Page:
Ideally, you can simply pull the Thread right out of the fabric. But if not, just pull until the fabric puckers along the Thread, then keep bunching the fabric and pulling every few inches until the pucker reaches the opposite selvage.

Either way, pulling out this single Thread will give you a straight line across the fabric.

The methods listed above still work without a selvage. It just makes it a bit harder to find the horizontal Thread to pull. Place the fabric on your work surface oriented so the weft is running as it should: horizontal. If you’re not sure, make your best guess. At one corner, fray the fabric so you can get ahold of one Thread and pull as described above. If your pieces are small, there may not be much you can do since the cuts from the larger fabric have already been made.

Using this Thread line as your guide, cut all the way across the fabric.

Some folks prefer to rip across. To do this, snip about ½” in from the selvage, then rip the fabric across.  Your ripped edge will need to be pressed flat. 

Fold the fabric lengthwise so the selvages align and are perfectly flush. If the two sides of the edge you just cut also line up and are flush, your fabric is on-Grain.

If they don’t, proceed to the next section.

How to straighten your Grain

There are two ways to do this.

Ironing: Fold your fabric in half (selvages together) so your cut edges are aligned. Pin along the cut line and pin the selvages together. Iron your fabric until flat.

If this doesn’t correct your Grain, you can try stretching the fabric.

Stretching: Fold your fabric in half (selvages together). When your Grain is off, you’ll see that one of your corners is short. Hold the short corner with one Hand and with the other Hand, grasp the opposite corner. Gently stretch the fabric on the diagonal.

Fold it in half again to see if the edges now align. Repeat the gentle stretching if necessary. Be careful not to stretch too strenuously or the fabric’s printed design motif can be stretched out of shape.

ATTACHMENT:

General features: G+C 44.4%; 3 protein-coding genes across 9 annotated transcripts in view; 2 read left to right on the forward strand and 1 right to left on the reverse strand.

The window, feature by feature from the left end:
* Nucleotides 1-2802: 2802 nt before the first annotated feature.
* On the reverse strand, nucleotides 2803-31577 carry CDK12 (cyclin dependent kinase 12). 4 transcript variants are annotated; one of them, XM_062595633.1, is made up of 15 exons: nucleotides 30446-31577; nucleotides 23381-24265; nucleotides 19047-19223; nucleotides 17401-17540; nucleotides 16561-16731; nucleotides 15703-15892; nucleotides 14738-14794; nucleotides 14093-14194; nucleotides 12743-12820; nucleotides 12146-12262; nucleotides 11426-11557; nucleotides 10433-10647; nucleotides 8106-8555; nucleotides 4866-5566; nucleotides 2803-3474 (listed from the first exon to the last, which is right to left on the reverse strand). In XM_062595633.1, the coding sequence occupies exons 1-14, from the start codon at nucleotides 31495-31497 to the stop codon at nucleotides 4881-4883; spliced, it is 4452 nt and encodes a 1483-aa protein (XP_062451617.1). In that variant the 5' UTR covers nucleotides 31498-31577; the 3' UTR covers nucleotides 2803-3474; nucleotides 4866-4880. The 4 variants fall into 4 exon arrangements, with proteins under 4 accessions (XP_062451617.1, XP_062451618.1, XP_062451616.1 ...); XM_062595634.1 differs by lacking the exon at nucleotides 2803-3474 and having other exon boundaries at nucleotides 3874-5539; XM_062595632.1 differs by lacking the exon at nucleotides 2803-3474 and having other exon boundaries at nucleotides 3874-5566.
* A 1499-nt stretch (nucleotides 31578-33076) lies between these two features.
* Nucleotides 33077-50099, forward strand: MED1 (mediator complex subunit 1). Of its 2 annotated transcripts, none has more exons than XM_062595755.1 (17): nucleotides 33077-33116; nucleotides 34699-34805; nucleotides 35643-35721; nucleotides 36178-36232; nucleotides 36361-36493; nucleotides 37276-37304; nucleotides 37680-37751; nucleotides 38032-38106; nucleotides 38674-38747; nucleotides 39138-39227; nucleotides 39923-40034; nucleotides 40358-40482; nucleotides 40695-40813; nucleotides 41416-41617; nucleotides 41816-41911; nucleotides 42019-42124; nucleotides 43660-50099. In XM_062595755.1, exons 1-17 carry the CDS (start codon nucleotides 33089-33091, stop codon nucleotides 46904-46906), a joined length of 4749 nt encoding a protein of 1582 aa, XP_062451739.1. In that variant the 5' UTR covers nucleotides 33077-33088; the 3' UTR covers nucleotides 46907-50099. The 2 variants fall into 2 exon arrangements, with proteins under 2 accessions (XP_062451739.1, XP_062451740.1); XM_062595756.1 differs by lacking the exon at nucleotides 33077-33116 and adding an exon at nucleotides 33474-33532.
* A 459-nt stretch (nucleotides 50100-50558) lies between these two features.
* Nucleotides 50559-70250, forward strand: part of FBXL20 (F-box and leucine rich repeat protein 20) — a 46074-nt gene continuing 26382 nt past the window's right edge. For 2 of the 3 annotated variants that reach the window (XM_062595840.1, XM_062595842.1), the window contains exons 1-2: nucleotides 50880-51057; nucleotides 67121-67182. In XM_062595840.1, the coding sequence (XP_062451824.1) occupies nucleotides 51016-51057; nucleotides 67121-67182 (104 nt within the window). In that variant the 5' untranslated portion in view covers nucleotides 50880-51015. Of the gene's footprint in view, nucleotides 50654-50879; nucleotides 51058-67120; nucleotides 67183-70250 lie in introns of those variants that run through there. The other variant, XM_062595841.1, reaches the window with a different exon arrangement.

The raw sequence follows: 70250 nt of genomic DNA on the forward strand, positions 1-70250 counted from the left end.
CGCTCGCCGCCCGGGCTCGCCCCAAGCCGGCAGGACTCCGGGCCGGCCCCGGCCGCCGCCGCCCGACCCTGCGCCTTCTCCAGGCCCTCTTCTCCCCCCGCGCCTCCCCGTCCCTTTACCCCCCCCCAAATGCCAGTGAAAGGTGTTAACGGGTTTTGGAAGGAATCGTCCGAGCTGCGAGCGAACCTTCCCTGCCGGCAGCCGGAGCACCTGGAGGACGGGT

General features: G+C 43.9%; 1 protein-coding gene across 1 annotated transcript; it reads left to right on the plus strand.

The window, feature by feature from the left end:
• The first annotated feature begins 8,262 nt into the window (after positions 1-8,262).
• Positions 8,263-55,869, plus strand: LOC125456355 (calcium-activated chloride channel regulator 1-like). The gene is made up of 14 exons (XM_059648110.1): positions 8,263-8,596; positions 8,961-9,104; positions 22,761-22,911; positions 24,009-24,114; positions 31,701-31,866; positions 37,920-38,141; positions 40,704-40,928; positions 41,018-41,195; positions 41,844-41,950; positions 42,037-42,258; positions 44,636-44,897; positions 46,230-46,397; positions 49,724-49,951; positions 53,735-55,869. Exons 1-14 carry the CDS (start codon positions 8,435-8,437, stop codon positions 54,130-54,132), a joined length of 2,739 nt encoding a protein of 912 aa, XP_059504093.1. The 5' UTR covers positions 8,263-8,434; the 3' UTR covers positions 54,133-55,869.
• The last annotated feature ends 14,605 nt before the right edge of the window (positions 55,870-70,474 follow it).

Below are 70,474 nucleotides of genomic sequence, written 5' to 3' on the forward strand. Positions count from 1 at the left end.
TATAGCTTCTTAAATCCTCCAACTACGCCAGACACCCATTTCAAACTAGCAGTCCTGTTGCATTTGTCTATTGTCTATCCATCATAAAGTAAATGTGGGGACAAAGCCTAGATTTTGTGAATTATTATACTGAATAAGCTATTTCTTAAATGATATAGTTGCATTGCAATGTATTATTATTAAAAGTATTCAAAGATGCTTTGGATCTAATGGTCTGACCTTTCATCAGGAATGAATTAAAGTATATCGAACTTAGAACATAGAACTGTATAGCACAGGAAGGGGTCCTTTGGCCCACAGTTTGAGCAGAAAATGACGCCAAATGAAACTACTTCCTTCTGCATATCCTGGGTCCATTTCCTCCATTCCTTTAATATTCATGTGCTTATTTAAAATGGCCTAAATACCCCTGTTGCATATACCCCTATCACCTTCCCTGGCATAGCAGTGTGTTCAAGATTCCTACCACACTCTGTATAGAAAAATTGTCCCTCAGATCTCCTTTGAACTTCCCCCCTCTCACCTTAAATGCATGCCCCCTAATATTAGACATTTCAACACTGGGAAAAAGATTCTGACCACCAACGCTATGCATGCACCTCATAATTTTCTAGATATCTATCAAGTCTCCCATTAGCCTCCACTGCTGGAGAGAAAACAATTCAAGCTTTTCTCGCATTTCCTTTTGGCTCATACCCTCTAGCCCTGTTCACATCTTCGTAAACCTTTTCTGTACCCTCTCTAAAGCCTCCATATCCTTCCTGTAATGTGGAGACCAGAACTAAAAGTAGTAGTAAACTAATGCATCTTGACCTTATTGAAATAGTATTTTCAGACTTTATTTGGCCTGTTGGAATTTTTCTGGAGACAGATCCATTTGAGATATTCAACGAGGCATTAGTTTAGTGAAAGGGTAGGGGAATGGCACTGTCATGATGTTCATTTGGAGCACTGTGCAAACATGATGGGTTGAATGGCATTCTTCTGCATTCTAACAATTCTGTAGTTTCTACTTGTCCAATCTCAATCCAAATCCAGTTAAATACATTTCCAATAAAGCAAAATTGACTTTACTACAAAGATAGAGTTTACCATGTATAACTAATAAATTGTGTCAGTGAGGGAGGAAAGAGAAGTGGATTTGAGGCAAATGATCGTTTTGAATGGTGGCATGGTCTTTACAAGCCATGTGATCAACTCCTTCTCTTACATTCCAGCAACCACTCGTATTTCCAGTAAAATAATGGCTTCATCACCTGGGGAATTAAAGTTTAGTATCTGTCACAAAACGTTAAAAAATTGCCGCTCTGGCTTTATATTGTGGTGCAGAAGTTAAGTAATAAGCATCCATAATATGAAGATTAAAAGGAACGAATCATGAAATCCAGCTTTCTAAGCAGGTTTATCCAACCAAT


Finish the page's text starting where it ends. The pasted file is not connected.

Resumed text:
Notify of

*Sew4Home reserves the right to restrict comments that don’t relate to the article, contain profanity, personal attacks or promote personal or other business. When commenting, your name will display but your email will not.

Oldest Most Voted
Inline Feedbacks
View all comments
3 years ago

How do you determine a grainline when using a pillowcase as fabric without selvage?

Liz Johnson
Liz Johnson
3 years ago
Reply to  Barbara

@Barbara – That’s a bit of a tough one. Pillowcase fabric is usually a pretty tight weave. The snip and rip method might be your best bet. Make a small snip at one cut edge and, holding onto both sides, rip. The fabric should naturally tear along the grain line. You might also search on YouTube to see if there are any additional videos out there of finding the grain without a selvedge.

Flailings In Fiber
Flailings In Fiber
2 years ago
Reply to  Liz Johnson

I know this is a bit late, but straight grain tends to stretch less than cross grain when pulled. This can help you find grain as well. I have used this method when using salvaged fabric before…

Liz Johnson
Liz Johnson
2 years ago

Thanks for the extra tip!

Translate »